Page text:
So I recommend that you practice the expression of giggles and guffaws; become an artist, and fill your palette with laughter. Remember it’s not healthy to be serious and normal. Trying to be normal is only for those who feel inadequate. So be an infectious carrier. Spread joy and healing, and keep the artist within you alive.

CARE TO READ MORE?

OUR IN-DEPTH INTERVIEW WITH DR. BERNIE SIEGEL: Read The Spirit Editor David Crumm talks at length with medical pioneer Dr. Bernie Siegel about his life’s work, his new book—and the importance of encouraging good humor.

OUR RESIDENT EXPERT IS RABBI BOB ALPER: Bob is the only active rabbi in the U.S. who also is a full-time standup comic. Millions enjoy his routines on satellite radio as well. His new book is Thanks. I Needed That. (Perfect for holiday gift giving in November and December!)

CAREGIVING EXPERT & AUTHOR BENJAMIN PRATT: Ben writes an entire chapter on the importance of laughter in his book A Guide for Caregivers. More recently, Benjamin wrote a column on Interactive Laughter.

COMEDIAN & INSPIRATIONAL AUTHOR SUSAN SPARKS: ReadTheSpirit interviewed Susan on her amazing career in ministry and humor, especially her book Laughing Your Way to Grace.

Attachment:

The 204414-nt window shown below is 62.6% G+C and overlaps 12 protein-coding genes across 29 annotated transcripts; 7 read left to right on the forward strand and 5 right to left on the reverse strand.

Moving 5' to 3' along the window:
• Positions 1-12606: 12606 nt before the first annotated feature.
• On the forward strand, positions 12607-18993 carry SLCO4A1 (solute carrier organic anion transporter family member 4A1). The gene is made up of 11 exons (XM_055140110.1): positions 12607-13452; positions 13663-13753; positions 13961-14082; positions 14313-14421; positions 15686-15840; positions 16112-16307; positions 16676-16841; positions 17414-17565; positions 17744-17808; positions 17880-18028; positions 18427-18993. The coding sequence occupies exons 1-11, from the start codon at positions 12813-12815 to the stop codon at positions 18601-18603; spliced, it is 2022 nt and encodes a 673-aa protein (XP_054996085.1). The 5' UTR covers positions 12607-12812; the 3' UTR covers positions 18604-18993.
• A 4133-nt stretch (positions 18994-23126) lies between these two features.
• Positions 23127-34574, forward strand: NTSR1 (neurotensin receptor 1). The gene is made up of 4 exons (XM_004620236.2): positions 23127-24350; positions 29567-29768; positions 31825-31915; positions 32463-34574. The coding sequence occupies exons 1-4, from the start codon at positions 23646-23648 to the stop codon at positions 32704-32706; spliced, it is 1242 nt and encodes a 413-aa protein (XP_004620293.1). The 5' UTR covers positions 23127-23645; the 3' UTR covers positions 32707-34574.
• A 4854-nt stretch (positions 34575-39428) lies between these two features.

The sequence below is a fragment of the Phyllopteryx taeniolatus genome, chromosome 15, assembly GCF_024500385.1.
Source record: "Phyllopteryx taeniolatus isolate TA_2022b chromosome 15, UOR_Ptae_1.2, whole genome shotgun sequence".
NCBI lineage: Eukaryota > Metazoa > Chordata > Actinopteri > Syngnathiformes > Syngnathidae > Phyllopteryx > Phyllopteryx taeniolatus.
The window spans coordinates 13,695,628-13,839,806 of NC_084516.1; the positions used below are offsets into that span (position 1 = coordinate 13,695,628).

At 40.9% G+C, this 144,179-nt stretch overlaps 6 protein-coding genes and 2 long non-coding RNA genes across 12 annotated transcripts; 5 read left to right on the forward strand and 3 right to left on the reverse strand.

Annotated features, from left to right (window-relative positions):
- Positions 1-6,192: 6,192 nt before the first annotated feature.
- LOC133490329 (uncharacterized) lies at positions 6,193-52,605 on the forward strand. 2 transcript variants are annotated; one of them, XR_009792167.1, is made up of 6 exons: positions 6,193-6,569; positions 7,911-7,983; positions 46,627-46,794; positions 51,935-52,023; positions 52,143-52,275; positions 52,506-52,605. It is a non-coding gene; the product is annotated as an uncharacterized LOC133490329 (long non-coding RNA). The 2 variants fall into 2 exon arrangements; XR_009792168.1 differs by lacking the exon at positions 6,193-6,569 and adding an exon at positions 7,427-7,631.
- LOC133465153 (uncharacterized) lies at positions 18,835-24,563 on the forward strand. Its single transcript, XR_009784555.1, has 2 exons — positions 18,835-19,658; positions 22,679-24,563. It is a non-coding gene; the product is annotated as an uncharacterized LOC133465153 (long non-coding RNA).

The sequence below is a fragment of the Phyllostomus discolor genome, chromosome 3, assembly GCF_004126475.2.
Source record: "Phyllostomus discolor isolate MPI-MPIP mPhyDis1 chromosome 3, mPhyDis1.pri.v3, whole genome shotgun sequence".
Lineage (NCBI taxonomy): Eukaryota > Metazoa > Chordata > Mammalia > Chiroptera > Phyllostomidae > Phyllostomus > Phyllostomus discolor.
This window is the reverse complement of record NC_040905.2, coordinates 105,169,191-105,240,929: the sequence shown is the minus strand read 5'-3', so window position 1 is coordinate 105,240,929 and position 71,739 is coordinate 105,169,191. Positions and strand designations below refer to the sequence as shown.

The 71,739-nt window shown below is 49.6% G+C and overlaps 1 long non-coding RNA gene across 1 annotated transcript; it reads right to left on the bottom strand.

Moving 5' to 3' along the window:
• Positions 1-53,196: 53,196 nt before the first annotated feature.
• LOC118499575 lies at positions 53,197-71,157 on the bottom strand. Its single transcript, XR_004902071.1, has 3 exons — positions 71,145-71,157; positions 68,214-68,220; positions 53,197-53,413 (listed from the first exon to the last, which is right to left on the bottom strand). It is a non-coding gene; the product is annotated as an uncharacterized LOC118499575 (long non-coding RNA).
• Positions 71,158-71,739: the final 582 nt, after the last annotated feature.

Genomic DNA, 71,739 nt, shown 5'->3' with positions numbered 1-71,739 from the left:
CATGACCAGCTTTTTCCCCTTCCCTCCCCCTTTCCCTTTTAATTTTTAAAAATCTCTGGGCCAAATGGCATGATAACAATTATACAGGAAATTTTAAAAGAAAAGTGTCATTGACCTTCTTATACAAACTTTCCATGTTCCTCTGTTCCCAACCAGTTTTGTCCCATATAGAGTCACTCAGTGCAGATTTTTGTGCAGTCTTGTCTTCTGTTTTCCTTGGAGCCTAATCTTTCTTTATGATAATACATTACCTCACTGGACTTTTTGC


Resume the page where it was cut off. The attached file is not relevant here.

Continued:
CATHOLIC WRITER JAMES MARTIN SJ: ReadTheSpirit’s David Crumm also interviewed the famous Catholic journalist Father James Martin about his book on “holy humor,” Between Heaven and Mirth.

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You know you’re recovering when—you’ve a taste for black humor

This entry is part 2 of 4 in the series Hard-Earned Lessons of a Cancer Thriver
A Note from Heather Jose:
As your host at We Are Caregivers, I’m pleased to welcome back guest columnist Kathy Macdonald. She’s also my aunt and a helper in my own journey through cancer, the story I share in Every Day We are Killing Cancer. Now, Kathy and I share even more: She has joined me in the ranks of cancer thrivers. She is sharing her inspiring story as a cancer thriver in four parts. Click on the headlines in the index box, at right, to enjoy each part.

A Taste for Black Humor

By Kathy Macdonald

Coca Cola in a tall glass

DARK HUMOR? Is this a glass of Coca-Cola or the start of a medical procedure!?! Kidding aside—Coca-Cola has been medically tested to open clogged feeding tubes in a number of scientific trials. Its acidity (just above pH 2.5) is somewhere between lemon and orange juice.

For a month after radiation and chemo, I continued to fail.

Apparently this is pretty normal for throat cancer patients like myself. You continue to “cook” for several weeks hitting your lowest point long after you thought it would be all be behind you. You reach a point when you are desperate for some sign of improvement … and then you begin to slowly improve.